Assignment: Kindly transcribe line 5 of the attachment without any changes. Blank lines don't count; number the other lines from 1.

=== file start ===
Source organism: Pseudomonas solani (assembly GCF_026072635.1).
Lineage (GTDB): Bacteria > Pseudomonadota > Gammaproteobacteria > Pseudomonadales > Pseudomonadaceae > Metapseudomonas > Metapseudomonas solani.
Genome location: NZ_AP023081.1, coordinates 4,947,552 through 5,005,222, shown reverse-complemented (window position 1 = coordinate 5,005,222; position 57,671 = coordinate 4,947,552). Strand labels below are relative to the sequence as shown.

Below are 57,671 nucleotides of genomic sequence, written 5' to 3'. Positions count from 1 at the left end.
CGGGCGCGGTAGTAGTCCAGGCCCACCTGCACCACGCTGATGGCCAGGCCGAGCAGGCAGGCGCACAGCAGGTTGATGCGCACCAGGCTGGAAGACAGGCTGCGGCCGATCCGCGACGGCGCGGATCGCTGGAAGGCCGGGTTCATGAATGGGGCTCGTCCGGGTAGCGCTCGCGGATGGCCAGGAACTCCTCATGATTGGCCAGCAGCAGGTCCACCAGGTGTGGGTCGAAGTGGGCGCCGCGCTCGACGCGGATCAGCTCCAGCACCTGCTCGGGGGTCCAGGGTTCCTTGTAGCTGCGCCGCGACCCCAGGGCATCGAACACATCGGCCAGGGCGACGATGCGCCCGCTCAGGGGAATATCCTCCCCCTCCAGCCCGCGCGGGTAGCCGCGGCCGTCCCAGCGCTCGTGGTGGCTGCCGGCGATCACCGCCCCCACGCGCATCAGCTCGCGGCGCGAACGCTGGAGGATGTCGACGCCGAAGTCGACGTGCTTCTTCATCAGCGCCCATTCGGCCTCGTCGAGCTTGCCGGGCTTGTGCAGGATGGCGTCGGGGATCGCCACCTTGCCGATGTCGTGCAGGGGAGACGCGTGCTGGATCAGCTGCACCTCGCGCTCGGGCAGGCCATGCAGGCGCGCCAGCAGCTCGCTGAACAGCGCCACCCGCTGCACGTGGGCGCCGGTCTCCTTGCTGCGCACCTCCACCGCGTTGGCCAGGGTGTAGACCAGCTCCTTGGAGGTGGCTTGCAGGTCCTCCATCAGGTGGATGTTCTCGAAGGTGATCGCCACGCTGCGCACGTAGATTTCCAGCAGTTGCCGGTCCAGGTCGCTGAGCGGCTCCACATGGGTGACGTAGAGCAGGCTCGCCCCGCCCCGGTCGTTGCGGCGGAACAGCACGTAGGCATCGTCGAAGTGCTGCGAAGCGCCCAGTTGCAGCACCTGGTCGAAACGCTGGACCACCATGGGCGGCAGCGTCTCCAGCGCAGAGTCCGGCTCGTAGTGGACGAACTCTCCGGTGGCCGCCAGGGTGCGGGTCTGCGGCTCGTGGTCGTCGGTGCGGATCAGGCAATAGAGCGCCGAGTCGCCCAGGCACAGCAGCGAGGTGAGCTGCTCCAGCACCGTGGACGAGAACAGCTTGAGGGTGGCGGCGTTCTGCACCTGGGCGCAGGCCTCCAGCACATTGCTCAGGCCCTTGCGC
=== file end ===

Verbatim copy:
CGGGCGCGGTAGTAGTCCAGGCCCACCTGCACCACGCTGATGGCCAGGCCGAGCAGGCAGGCGCACAGCAGGTTGATGCGCACCAGGCTGGAAGACAGGCTGCGGCCGATCCGCGACGGCGCGGATCGCTGGAAGGCCGGGTTCATGAATGGGGCTCGTCCGGGTAGCGCTCGCGGATGGCCAGGAACTCCTCATGATTGGCCAGCAGCAGGTCCACCAGGTGTGGGTCGAAGTGGGCGCCGCGCTCGACGCGGATCAGCTCCAGCACCTGCTCGGGGGTCCAGGGTTCCTTGTAGCTGCGCCGCGACCCCAGGGCATCGAACACATCGGCCAGGGCGACGATGCGCCCGCTCAGGGGAATATCCTCCCCCTCCAGCCCGCGCGGGTAGCCGCGGCCGTCCCAGCGCTCGTGGTGGCTGCCGGCGATCACCGCCCCCACGCGCATCAGCTCGCGGCGCGAACGCTGGAGGATGTCGACGCCGAAGTCGACGTGCTTCTTCATCAGCGCCCATTCGGCCTCGTCGAGCTTGCCGGGCTTGTGCAGGATGGCGTCGGGGATCGCCACCTTGCCGATGTCGTGCAGGGGAGACGCGTGCTGGATCAGCTGCACCTCGCGCTCGGGCAGGCCATGCAGGCGCGCCAGCAGCTCGCTGAACAGCGCCACCCGCTGCACGTGGGCGCCGGTCTCCTTGCTGCGCACCTCCACCGCGTTGGCCAGGGTGTAGACCAGCTCCTTGGAGGTGGCTTGCAGGTCCTCCATCAGGTGGATGTTCTCGAAGGTGATCGCCACGCTGCGCACGTAGATTTCCAGCAGTTGCCGGTCCAGGTCGCTGAGCGGCTCCACATGGGTGACGTAGAGCAGGCTCGCCCCGCCCCGGTCGTTGCGGCGGAACAGCACGTAGGCATCGTCGAAGTGCTGCGAAGCGCCCAGTTGCAGCACCTGGTCGAAACGCTGGACCACCATGGGCGGCAGCGTCTCCAGCGCAGAGTCCGGCTCGTAGTGGACGAACTCTCCGGTGGCCGCCAGGGTGCGGGTCTGCGGCTCGTGGTCGTCGGTGCGGATCAGGCAATAGAGCGCCGAGTCGCCCAGGCACAGCAGCGAGGTGAGCTGCTCCAGCACCGTGGACGAGAACAGCTTGAGGGTGGCGGCGTTCTGCACCTGGGCGCAGGCCTCCAGCACATTGCTCAGGCCCTTGCGC